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Your cast is wrong, and I think the second line requires no cast at all (depends on how the methods are defined).

It should be:

ThreeDCubePlayer* cubePlayer = (ThreeDCubePlayer*)m_ppDisplayableObjects[0];

char mapEntry = GetMapEntry( cubePlayer->GetMapX(), cubePlayer->GetMapY() );

The cast in the first line should also be a C++ style cast, e.g.:

ThreeDCubePlayer* cubePlayer = static_cast<ThreeDCubePlayer*>(m_ppDisplayableObjects[0]);
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Be aware that in a game application, having a situation where you end up doing zillions of dynamic_casts per game frame can negatively impact performance. You'll usually find people doing other solutions to determine how to recast a object pointer stored in a container to the appropriate object type using static_cast or C style casting rather than relying on RTTI. Depending on the number of object types and other factors, there are various ways of doing this, but a simple method is just to have a enum class id and a get method for each of the enum types that returns null if the class id doesn't match the one being requested.

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For the first line, you can cast the DisplayableObject to the derived class ThreeDCubePlayer type using dynamic_cast.

ThreeDCubePlayer* cubePlayer = dynamic_cast<ThreeDCubePlayer*> (m_ppDisplayableObjects[0]);

For the second line, you're dereferencing whatever is returned by ThreeDCubePlayer::GetMapX(). If that function doesn't return a pointer (or some class with an overloaded * operator), you'll get a compilation error.

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A dynamic_cast would work, but is not required here. static_cast is sufficient. – Frunsi Dec 5 '09 at 16:11
boost::polymorphic_downcast<> is probably the best thing to use. Speed of static_cast, but asserts with dynamic_cast in debug mode. – Macke Dec 5 '09 at 16:17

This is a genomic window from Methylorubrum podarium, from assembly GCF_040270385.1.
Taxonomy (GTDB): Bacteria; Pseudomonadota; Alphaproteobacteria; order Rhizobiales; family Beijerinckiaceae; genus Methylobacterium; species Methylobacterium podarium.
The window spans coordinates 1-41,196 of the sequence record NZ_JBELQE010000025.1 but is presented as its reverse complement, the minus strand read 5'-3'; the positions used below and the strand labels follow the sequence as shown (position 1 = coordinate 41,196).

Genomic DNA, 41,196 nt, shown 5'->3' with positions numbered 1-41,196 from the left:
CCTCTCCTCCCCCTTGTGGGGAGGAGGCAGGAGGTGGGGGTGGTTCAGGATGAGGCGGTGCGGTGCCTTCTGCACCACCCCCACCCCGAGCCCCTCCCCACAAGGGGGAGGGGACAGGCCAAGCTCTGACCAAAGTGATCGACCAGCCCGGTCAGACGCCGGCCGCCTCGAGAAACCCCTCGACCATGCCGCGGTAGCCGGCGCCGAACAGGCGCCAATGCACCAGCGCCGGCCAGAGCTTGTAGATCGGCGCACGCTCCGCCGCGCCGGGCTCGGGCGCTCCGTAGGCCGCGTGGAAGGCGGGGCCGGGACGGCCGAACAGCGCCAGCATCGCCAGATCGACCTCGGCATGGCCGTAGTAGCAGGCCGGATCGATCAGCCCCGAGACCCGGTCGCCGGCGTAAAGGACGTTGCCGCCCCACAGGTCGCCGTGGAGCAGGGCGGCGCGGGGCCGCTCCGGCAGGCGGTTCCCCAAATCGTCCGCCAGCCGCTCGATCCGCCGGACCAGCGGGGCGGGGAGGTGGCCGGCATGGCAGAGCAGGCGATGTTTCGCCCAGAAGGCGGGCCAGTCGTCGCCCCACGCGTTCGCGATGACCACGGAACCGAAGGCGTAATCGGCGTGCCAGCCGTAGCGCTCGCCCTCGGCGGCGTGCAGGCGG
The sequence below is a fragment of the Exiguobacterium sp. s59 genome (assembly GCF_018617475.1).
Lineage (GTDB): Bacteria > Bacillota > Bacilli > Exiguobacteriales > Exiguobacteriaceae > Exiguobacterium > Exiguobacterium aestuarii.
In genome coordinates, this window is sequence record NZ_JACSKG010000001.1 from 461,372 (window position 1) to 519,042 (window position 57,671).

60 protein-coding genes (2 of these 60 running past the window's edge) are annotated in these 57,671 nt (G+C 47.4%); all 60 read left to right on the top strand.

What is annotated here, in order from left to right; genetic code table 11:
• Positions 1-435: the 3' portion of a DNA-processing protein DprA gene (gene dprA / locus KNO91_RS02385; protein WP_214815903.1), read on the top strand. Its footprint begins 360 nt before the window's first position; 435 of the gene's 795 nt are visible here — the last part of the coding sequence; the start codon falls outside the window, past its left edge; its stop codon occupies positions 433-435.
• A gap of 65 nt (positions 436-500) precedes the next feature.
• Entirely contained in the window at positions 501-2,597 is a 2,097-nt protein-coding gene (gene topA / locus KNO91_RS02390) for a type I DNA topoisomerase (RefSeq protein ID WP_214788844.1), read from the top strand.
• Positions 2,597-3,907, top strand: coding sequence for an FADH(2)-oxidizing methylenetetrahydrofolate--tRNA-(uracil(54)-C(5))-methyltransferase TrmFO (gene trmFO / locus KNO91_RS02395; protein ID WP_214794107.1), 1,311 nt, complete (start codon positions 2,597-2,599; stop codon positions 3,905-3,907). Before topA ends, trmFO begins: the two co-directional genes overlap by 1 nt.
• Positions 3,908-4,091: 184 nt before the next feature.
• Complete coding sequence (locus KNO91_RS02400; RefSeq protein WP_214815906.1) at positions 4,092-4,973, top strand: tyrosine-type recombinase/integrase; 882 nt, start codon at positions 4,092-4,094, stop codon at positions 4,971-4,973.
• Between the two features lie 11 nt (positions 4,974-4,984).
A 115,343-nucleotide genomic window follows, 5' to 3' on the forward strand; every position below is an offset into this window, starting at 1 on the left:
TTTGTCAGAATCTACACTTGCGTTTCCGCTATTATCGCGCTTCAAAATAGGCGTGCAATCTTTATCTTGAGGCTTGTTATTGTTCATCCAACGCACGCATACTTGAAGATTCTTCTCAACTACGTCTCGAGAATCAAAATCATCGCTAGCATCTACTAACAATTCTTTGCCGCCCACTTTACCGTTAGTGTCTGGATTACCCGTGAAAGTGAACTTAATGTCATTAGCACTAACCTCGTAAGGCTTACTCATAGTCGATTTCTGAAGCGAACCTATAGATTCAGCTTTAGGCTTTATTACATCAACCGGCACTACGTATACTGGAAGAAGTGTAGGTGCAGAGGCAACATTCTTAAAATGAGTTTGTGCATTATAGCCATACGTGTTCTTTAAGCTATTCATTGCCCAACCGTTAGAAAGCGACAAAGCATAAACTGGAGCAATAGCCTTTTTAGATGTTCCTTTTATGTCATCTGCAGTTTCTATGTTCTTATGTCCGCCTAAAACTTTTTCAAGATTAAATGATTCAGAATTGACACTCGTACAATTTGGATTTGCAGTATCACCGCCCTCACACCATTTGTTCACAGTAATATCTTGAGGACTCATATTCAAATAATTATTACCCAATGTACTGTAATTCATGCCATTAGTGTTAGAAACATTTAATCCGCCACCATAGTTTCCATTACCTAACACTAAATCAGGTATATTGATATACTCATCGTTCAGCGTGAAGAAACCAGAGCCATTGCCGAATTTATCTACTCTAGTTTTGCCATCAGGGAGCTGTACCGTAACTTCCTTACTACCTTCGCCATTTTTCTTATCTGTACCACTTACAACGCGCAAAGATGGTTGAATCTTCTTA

@frunsi, yes a static_cast will work, but he's downcasting from a base to a derived class, so unless this is really performance critical code here, a dynamic cast is more appropriate. – Charles Salvia Dec 5 '09 at 16:21
@Charles Salvia: I think the code at that place already ensured that the object is of the required type. So, I'd use static_cast (of course, this requires error checking, but explicit and at other locations in code). The "if in doubt use dynamic_cast" advice IMHO is not good. C++ casts exist in different flavours, not only because of performance reasons ! @Marcus Lindblom: boost::polymorphic_downcast seems to be a good thing. – Frunsi Dec 5 '09 at 18:39

You haven't given much code to go on, but I think your first line should be:

ThreeDCubePlayer* cubePlayer = (ThreeDCubePlayer *) m_ppDisplayableObjects[0]);

We'd need to see the declaration of GetMapX() to know about the second line.

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ppDisplayableObjects is an array or base pointers isn't it? so try this?

const ThreeDCubePlayer* const cubePlayer = m_ppDisplayableObjects[0]; 
char mapEntry = GetMapEntry( cubePlayer->GetMapX(), cubePlayer->GetMapY() );

GetMapX etc. ought to return an (unsigned) int? and not a pointer to an int? (no negs? so unsigned?)

I'd like to second everyone else's comments on casting, they're a sign that your hierachy is not working quite right, but... but if you do have to cast then thinking about which C++ cast you'd need to use is a useful exercise, it also means when you want to revisit/tighten up your code all the casts are easier to search out and remove

ps - rack up your constness too where you can and add the arrays etc to some sort of owner class, maybe a singleton if you know you've only got the one

also IMHO... (sorry) write yourself a Coords class so that you can do things like GetMapEntry(const Coords& coords) instead of getting the x and the y values separately, this'll save you getting them swapped round the wrong way etc. :)